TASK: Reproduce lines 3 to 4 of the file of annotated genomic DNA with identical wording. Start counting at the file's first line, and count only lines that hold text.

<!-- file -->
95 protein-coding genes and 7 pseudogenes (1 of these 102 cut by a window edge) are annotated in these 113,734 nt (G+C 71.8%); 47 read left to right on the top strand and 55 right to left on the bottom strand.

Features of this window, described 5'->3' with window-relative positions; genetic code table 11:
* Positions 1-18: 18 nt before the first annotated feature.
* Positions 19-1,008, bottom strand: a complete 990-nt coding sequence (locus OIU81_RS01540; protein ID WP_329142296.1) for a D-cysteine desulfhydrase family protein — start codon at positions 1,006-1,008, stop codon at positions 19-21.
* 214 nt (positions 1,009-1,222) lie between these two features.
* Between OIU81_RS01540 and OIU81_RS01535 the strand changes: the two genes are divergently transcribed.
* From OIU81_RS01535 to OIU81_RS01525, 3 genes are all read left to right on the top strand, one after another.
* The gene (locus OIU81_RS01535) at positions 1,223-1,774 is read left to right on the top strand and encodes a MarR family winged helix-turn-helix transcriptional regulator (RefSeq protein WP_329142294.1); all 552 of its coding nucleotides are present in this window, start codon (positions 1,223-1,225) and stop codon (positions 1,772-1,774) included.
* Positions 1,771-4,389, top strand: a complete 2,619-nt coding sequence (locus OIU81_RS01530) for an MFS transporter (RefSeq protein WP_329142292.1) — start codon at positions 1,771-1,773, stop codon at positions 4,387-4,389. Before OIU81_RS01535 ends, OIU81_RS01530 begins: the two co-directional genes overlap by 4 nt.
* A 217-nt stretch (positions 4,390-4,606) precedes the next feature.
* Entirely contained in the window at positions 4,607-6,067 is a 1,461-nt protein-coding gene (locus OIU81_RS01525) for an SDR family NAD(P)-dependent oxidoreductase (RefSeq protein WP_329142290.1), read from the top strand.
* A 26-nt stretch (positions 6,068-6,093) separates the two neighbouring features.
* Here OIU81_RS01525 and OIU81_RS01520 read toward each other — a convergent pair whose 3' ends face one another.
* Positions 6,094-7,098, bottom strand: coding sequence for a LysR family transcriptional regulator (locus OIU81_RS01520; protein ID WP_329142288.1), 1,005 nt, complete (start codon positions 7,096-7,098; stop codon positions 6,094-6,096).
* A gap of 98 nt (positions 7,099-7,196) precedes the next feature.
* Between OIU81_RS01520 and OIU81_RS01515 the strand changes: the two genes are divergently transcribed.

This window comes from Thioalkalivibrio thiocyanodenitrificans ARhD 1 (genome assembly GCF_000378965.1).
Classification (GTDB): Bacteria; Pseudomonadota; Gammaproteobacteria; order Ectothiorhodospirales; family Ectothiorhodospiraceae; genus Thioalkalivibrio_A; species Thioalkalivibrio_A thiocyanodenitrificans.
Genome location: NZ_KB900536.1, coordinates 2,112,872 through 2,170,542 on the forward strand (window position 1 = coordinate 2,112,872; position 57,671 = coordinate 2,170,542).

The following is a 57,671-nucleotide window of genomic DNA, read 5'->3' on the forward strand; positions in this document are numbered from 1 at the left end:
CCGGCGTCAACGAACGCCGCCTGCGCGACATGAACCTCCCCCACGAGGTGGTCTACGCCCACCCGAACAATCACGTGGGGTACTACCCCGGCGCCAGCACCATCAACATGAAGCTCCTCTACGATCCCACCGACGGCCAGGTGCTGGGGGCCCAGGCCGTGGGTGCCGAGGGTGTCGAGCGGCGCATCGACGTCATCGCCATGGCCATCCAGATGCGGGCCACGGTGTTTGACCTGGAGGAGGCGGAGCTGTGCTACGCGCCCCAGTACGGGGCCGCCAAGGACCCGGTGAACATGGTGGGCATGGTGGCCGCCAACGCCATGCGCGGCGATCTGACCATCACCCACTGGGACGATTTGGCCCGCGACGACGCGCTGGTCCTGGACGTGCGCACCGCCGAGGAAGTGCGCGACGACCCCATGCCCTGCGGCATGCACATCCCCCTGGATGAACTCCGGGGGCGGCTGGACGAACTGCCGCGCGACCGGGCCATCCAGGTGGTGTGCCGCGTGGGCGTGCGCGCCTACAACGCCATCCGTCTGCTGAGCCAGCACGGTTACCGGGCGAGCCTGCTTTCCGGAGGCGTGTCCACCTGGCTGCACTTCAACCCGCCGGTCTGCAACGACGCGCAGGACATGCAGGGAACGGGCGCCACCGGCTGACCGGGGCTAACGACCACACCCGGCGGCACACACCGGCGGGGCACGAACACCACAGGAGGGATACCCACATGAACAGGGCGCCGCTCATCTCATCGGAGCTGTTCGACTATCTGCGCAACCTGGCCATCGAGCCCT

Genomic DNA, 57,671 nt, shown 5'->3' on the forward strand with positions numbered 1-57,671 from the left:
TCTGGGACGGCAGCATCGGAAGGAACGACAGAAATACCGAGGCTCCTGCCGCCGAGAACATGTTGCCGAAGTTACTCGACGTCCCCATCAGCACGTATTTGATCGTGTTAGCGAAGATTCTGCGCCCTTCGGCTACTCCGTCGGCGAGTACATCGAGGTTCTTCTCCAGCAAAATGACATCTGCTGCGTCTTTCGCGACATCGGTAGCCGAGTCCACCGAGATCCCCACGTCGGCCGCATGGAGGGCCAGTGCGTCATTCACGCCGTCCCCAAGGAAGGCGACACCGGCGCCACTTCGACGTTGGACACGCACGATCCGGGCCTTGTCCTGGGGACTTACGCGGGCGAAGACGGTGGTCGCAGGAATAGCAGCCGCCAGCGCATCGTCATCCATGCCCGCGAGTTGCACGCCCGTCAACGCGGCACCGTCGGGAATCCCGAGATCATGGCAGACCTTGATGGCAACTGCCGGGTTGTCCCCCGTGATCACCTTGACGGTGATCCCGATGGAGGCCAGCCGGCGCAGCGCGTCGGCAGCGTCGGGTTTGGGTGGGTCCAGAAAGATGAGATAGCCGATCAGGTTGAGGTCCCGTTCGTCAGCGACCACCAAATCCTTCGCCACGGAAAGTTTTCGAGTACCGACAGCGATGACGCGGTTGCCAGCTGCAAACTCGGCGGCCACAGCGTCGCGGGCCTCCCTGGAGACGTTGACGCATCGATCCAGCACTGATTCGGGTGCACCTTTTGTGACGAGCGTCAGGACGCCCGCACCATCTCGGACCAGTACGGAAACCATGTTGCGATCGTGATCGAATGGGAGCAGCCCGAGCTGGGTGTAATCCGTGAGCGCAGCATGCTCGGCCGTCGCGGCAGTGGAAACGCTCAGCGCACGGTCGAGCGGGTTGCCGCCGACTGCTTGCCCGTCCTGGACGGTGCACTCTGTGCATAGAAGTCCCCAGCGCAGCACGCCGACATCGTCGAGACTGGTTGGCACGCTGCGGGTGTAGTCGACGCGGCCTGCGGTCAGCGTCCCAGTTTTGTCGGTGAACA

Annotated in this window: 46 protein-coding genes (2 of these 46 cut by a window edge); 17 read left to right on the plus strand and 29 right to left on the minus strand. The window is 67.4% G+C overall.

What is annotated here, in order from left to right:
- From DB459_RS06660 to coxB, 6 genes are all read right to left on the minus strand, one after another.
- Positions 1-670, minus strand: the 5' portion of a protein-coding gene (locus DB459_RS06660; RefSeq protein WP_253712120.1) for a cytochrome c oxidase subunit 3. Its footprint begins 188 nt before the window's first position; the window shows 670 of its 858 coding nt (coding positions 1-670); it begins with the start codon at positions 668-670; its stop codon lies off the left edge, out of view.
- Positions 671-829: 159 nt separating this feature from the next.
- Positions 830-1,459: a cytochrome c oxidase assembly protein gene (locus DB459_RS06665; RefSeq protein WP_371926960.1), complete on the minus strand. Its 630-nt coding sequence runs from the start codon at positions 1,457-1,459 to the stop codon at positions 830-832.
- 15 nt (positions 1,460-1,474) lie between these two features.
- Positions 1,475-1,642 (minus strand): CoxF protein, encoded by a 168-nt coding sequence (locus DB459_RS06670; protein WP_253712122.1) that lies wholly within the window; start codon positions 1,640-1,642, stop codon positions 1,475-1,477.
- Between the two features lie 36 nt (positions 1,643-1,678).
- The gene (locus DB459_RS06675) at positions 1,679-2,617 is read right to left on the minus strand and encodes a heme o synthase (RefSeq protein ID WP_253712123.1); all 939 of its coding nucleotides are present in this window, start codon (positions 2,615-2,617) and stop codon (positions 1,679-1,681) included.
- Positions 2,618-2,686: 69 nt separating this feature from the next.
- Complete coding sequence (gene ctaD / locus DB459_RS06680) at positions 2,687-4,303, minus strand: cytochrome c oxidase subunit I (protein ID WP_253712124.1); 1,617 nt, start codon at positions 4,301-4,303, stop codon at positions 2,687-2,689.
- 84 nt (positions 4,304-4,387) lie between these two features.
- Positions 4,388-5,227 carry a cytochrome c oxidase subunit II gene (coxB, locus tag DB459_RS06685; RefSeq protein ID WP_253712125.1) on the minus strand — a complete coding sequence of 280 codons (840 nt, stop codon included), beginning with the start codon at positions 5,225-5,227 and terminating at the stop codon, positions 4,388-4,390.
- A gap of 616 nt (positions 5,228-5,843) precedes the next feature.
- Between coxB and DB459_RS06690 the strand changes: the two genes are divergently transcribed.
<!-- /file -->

* Positions 1-18: 18 nt before the first annotated feature.
* Positions 19-1,008, bottom strand: a complete 990-nt coding sequence (locus OIU81_RS01540; protein ID WP_329142296.1) for a D-cysteine desulfhydrase family protein — start codon at positions 1,006-1,008, stop codon at positions 19-21.